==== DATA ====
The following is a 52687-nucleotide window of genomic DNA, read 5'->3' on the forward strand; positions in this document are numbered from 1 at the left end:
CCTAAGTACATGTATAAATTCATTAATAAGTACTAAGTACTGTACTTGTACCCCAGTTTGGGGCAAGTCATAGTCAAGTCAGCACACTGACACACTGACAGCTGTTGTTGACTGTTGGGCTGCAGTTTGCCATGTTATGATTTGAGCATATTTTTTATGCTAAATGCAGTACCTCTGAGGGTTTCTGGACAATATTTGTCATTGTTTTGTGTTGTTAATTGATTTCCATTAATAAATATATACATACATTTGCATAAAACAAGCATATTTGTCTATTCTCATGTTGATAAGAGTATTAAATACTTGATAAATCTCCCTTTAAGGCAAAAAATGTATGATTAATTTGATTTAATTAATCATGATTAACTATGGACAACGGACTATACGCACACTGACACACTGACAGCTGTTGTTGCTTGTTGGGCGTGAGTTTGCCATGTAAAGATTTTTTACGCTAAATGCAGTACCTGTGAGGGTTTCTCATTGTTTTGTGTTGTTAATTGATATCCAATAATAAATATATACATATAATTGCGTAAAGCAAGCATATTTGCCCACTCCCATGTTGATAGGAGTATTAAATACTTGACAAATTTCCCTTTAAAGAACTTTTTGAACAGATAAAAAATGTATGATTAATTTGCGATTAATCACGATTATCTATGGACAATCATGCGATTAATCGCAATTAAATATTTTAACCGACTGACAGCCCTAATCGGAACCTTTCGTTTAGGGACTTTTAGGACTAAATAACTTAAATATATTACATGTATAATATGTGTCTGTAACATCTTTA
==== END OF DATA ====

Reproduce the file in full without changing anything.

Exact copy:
The following is a 52687-nucleotide window of genomic DNA, read 5'->3' on the forward strand; positions in this document are numbered from 1 at the left end:
CCTAAGTACATGTATAAATTCATTAATAAGTACTAAGTACTGTACTTGTACCCCAGTTTGGGGCAAGTCATAGTCAAGTCAGCACACTGACACACTGACAGCTGTTGTTGACTGTTGGGCTGCAGTTTGCCATGTTATGATTTGAGCATATTTTTTATGCTAAATGCAGTACCTCTGAGGGTTTCTGGACAATATTTGTCATTGTTTTGTGTTGTTAATTGATTTCCATTAATAAATATATACATACATTTGCATAAAACAAGCATATTTGTCTATTCTCATGTTGATAAGAGTATTAAATACTTGATAAATCTCCCTTTAAGGCAAAAAATGTATGATTAATTTGATTTAATTAATCATGATTAACTATGGACAACGGACTATACGCACACTGACACACTGACAGCTGTTGTTGCTTGTTGGGCGTGAGTTTGCCATGTAAAGATTTTTTACGCTAAATGCAGTACCTGTGAGGGTTTCTCATTGTTTTGTGTTGTTAATTGATATCCAATAATAAATATATACATATAATTGCGTAAAGCAAGCATATTTGCCCACTCCCATGTTGATAGGAGTATTAAATACTTGACAAATTTCCCTTTAAAGAACTTTTTGAACAGATAAAAAATGTATGATTAATTTGCGATTAATCACGATTATCTATGGACAATCATGCGATTAATCGCAATTAAATATTTTAACCGACTGACAGCCCTAATCGGAACCTTTCGTTTAGGGACTTTTAGGACTAAATAACTTAAATATATTACATGTATAATATGTGTCTGTAACATCTTTA